I wonder if the vapour which smells of rotten eggs, is bad for the camera. Steam and sulphurous gases, do they make an acidic combination? I only just passed 'A level' chemistry and what little I knew then has evaporated from my head. Stewart is wrinkling his nose and moving on.
We follow the raised walkways and footpaths that lead us across the crusty ground, past dead tree trunks rising from ground which at one time must have been inundated with hot acidic mud - a grave yard of trees, standing dead where they grew - past more pools bubbling and spouting hot mud, water and foul smelling vapours. We find another dragon: Black Dragon's Cauldron (below), cooking up a giant meal of sulphurous soup. This one is 191ºF. Hotter than the spring we saw earlier. I vaguely remember that 212ºF is 100ºC and 32ºF is 0ºC so I estimate that this one must be around 90º. When will the US move to metric?
With the taste of sulphur still in our mouths we return to the car and drive on towards the waterfalls and the canyon but soon encounter traffic chaos. People are stopping and jumping out of their cars brandishing cameras. Other cars are already abandoned at the side of the road. We soon see that the excitement is caused by elk grazing. We spot an almost empty car park about 20m ahead so we park and walk back to take pictures.
The canyon, with its eponymous yellow stone wall, is spectacular but the view point is swarming with mosquitos which seem to take a fancy to me, as well as to a young boy who is leaping about screaming. His parents tell him to be quiet and to stand still but, as the mosquitos attack me and each bite feels like a sharp needle stab, I sympathise with the young boy. He continues his jumping and crying, I try swiping and dodging, but to no avail. I am under sustained attack and must have been bitten dozens of times. It is difficult to take photographs but I manage to snap some of both the lower, larger and more dramatic falls and the smaller upper falls before giving up and heading back to the car for sanctuary.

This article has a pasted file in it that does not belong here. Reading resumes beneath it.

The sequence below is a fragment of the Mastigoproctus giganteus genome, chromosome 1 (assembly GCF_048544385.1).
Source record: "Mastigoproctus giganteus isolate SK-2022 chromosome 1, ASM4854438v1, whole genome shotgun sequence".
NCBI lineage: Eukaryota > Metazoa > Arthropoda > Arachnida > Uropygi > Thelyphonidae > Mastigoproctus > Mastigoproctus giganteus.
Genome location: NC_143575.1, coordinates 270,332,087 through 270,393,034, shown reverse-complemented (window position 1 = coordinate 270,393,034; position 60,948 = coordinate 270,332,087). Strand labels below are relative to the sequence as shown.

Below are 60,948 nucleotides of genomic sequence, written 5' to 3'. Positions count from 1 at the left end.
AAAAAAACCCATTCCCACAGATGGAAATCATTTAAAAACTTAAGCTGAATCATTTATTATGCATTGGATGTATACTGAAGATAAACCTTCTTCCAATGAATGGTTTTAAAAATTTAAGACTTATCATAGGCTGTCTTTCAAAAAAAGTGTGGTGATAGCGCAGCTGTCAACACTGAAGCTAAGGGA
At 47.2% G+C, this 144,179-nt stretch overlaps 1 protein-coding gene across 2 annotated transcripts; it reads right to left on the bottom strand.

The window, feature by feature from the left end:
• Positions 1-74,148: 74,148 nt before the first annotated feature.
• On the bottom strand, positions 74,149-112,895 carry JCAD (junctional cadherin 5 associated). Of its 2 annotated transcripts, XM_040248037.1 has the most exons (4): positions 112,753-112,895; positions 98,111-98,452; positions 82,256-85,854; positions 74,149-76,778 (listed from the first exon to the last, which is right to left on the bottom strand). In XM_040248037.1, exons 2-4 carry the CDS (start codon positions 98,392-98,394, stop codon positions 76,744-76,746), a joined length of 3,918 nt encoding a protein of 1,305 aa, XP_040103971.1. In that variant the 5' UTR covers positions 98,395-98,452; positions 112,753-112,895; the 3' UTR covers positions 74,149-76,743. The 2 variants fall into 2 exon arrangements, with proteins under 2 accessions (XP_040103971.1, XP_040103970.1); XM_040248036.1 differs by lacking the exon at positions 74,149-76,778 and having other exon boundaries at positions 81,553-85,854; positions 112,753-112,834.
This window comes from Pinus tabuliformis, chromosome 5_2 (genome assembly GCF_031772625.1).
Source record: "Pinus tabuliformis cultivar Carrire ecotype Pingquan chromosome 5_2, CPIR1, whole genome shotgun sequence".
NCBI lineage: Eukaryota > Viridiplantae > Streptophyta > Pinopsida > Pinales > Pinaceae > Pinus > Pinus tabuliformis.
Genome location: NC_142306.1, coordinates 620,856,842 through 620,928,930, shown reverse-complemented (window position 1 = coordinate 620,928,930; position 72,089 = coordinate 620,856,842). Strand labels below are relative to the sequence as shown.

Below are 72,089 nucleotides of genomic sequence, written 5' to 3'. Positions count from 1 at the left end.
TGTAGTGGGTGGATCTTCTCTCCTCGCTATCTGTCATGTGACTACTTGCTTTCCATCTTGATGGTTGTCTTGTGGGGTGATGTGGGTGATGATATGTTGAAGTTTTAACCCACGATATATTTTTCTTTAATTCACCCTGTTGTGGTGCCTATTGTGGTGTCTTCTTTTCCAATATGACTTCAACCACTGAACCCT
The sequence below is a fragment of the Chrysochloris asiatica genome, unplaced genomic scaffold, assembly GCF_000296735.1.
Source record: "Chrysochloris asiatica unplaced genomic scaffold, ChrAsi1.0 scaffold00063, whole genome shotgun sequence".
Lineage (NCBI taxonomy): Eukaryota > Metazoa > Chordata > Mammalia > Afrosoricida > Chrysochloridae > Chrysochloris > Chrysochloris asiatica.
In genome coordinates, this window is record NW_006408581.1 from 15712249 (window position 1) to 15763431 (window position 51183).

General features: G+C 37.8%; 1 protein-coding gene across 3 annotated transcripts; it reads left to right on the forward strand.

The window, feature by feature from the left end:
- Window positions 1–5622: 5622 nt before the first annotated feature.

We stop on the drive back to the hotel to take photos of a group of grazing bison.
It is already starting to get cool as we leave the hotel to find somewhere in the Lake area to eat. We are pleased we decided against camping, especially as we now know about bears and the temptations that are campsites where food might be found.
A large bull bison walks across the path directly in front of us. We stop and wait while it heads off to drink. It doesn't seem interested in us and appears quite docile but we pass cautiously. Back in the hotel lounge we hear of a man who only yesterday was badly gored by a bison and I wonder whether we had been in any danger.
As I sit writing this I can hear a loud conversation between an American woman and an English woman with a very posh accent. They are talking about photography and the American is telling the English woman that 100ASA film is very slow. I wonder if she takes action shots! Now they are talking about the rooms in the hotel. Just chit chat.
Well, enough of that. It has been a tiring day so goodnight. I'm off to bed.